Bump mapping is a computer graphics technique used to add more realism to images without adding a lot of geometry.

Unlike texture mapping which adds realism by mapping images to geometric surfaces, Bump mapping adds per-pixel surface relief shading. This uses lighting properties and indicates which parts are dark and which are light on a texture. Bump mapping does this by changing the brightness of the pixels on the surface in response to a height-map that is specified for each surface.

A bump map is an array of values that represent an object’s height variations on a small scale. It is generally applied to surfaces that have a patterned roughness, for examples, strawberries, oranges, stucco, wood, water, etc.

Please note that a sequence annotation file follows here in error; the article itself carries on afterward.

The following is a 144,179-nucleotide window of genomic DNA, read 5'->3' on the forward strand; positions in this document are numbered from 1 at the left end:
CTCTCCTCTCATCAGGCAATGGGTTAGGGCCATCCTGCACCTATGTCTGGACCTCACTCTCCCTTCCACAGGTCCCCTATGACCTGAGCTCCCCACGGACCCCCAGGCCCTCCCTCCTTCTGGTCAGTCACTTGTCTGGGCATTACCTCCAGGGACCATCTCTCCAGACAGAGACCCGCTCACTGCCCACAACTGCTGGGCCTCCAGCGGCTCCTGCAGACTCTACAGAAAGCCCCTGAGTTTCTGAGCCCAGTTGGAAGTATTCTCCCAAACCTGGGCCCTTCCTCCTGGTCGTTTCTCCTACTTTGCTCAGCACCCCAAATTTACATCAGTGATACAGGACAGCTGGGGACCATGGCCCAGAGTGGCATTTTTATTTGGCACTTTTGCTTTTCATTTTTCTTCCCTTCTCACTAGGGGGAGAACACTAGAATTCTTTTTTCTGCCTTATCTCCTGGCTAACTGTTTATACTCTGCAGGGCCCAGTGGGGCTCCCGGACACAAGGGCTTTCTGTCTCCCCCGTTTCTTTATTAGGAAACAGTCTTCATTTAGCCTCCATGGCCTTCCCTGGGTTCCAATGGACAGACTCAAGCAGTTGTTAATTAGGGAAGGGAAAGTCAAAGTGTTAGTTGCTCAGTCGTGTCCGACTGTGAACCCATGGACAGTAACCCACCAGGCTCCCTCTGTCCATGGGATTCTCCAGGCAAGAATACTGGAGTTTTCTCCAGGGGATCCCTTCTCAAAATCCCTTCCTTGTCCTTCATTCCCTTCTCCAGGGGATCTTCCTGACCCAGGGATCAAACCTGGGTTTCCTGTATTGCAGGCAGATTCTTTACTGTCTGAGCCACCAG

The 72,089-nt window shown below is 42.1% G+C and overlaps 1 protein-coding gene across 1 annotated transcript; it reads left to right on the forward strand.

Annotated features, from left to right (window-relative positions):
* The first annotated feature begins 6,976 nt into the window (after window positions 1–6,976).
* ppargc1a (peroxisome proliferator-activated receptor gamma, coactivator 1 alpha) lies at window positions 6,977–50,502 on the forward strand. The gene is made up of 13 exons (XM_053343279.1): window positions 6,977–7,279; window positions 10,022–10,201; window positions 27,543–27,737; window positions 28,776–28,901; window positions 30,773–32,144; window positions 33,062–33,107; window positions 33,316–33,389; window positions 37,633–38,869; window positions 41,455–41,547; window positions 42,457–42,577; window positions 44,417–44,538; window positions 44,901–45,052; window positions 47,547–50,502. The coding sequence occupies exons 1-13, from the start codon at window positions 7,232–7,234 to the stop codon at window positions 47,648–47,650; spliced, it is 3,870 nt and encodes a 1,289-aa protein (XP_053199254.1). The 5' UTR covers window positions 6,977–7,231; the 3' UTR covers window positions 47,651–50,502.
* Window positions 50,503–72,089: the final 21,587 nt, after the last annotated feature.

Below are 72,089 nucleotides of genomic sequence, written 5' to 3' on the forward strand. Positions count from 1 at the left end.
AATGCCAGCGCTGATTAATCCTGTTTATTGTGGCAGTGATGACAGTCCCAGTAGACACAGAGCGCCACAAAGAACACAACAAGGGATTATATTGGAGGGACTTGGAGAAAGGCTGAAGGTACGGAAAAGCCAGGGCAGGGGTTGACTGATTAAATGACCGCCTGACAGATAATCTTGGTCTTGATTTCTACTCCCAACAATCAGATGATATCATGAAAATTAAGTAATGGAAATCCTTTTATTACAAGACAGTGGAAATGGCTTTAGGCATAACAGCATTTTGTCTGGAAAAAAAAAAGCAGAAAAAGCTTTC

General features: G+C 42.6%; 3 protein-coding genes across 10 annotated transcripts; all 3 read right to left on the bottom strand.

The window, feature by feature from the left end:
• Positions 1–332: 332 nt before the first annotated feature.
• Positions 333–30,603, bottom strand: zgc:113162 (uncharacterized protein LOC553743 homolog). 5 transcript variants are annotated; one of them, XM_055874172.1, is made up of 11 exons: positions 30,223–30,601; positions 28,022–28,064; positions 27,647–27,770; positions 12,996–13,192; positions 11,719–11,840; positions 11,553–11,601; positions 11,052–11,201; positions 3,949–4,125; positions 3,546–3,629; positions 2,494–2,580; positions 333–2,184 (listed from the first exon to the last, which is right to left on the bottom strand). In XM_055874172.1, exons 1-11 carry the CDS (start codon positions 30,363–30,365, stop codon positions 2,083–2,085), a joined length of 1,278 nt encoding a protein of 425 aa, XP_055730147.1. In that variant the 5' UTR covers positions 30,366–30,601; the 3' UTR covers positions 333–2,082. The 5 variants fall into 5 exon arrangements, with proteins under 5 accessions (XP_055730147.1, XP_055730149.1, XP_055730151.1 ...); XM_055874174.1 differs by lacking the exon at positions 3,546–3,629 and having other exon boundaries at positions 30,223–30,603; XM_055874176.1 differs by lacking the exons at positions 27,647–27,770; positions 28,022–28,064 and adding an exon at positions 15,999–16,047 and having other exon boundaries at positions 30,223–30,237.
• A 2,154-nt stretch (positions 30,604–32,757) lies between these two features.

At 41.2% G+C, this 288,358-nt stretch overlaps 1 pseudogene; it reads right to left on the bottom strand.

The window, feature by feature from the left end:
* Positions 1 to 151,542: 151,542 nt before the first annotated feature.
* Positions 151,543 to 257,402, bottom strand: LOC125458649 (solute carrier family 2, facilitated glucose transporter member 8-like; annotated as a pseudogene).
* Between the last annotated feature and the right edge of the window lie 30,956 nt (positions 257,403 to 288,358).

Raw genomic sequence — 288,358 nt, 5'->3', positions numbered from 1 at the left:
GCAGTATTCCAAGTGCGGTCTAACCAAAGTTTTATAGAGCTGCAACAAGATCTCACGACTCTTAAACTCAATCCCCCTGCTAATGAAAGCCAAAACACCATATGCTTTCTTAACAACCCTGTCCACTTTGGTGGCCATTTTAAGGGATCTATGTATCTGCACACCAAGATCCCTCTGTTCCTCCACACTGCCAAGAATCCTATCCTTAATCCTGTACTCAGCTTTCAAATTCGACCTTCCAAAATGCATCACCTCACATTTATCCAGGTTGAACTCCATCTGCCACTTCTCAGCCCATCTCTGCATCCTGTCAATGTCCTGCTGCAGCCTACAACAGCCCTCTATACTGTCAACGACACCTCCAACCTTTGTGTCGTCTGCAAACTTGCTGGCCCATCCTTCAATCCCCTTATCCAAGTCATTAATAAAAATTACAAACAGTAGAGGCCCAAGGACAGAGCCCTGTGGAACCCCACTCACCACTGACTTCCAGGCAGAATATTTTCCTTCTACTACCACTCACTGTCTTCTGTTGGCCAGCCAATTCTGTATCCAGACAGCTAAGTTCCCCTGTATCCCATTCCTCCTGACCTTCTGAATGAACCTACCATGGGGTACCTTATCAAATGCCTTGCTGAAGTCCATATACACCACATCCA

The interaction of light with 3D model determines brightness and color when rendering a 3D scene. The geometric surface normal as a vector at each pixel position on the visible object is determined using trigonometry. The geometric surface normal then defines how strongly the object interacts with light coming from a given direction using Phong shading or a similar lighting algorithm. Light traveling perpendicular to a surface interacts more strongly than light that is more parallel to the surface. After the initial geometry calculations, a colored texture is often applied to the model to make the object appear more realistic.


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